SEOmoz Blog This blog might be a bit deeper than most folks might want to go into the waters of SEO, but I’ve always been a fan of reaching beyond ones comfort zone. For those that want to go into the deep end of search, consider SEOmoz the tan, smiling, chisled lifeguard there to make sure you stay safe and get out of the ocean alive. They also have a paid section, but there is HUGE value in the free stuff they offer. Their most valuable blog posts (in my opinion) are their White Board Friday Videos. Definitely check them out!

SEOmoz Free SEO Tools If you can’t tell already, I’m a HUGE fan of SEOmoz. They have a great selection of free and paid tools. For small business owners, there are plenty of free tools to get you started.

SEO Book (Aaron Wall) Aaron has a great blog, collection of videos & tools, as well as insight to the industry. He has a paid level as well as eBooks you can purchase. But like SEOmoz, he has plenty of valuable free information and is a great resource. Like SEOmoz, his blog is a daily read of mine.

Claim Your Local Listing (Mike Blumenthal) It’s absolutely imperative for small businesses to claim their local listing. In this post, Mike explains what a local listing is and how to claim it. He also talks about how this prevents someone else from hijacking your local listing. I have seen this happen in Spokane on several occasions, so don’t think this is just a big city thing.

2009 Local Search Ranking Factors (David Mihm) David has quickly established himself as a leader in the local search arena. His yearly ranking factors study has been the local search reference of choice for the past two years. I was honored to have been asked to be one of the 27 SEO’s worldwide to participate in this years study. Much like the SEOmoz Guide, consider this the deep end of the pool. However, it contains some incredibly detailed local search information for those so inclined to dive right in.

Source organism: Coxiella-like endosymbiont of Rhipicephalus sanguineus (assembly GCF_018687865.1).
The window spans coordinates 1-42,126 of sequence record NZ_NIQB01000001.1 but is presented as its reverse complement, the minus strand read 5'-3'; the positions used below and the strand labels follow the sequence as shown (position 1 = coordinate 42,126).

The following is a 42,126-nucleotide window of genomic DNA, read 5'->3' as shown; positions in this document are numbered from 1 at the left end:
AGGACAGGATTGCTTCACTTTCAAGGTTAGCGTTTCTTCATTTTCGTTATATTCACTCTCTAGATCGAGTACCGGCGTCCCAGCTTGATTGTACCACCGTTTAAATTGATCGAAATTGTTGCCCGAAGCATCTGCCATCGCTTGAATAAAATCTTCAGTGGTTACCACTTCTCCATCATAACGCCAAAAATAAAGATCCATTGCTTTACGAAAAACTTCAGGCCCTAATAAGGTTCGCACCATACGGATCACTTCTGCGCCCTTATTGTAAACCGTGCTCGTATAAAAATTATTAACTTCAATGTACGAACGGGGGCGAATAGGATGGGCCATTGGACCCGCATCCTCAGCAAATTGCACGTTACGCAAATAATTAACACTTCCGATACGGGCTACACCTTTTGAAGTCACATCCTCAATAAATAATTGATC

Social Media Tips & Articles

Harness the Power of Twitter for Local Marketing (Chris Silver Smith) This article provides a great roadmap (and more importantly, examples) on how to use Twitter to engage with your prospective customers on a local basis.

Leveraging Social Media for Local SEO (Steve Espinosa) Steve provides a great guide and chart to incorporate your social media sites (Twitter, Facebook, etc.) for greater reach and local SEO power.

13 Things I’ve learned about Blogging (Darren Rowse’s 500th Post) This is a great supplimental guide to our discussion yesterday. Darren goes over many of the things we discussed and provides more details and insight from his experience and rapid rise in the blogosphere.

ROI and Social Media: Focus on Impressions! (Marketing Sherpa) This quick read reinforces the talk yesterday of the difficulty of correlating ROI to social media efforts while calling out the value of doing so.

How to Manage Your Socia Media Profiles (Social Media Rockstar) This quick guide is a reinforcement of Bethany’s advice from yesterday and will help make your online social life much easier to manage.

11 Ways to Lose Friends & Followers Online (Social Media Rockstar) I really like this post. It points out failings that we have all seen online. I have unfolled many people making these mistakes. It’s a must read!

27 Twitter Applications Your Small Business Can Use Today (Small Business CEO) A great list of useful Twitter tools. Again, Bethany mentioned several of these yesterday, but this list is quite helpful. They don’t include a few I like (Tweetdeck, Twitpic, etc.) but it’s still a good list.

Well, I think that is plenty to get you started. Please let me know if there are other tools, tips, or articles you’ve found useful. Happy to include those as well. Cheers!


Ed Reese

Spokane CVB Social Media Event – Resources & Info

It’s always insightful to speak to a new group of people at an industry event.  I’ve found that It’s sometimes easy to get entrenched within my own four walls and lose touch with the information that people really need to help their businesses succeed.  During the Q&A session someone asked the question that was on everyones minds:

“Can you provide a simple guide to help business owners in Spokane understand how to use social media?  You know,… no industry jargon, no tech-speak, just simple how-to-get-started information that business owners can quickly digest and implement?”

When I said YES the entire rooms gave a collective “sigh.”  So, without further ado, here it is:

7 Steps to Getting Started, Finding your Voice, and Generating Business with Social Media.

1)  Find your flavor(s) and get started.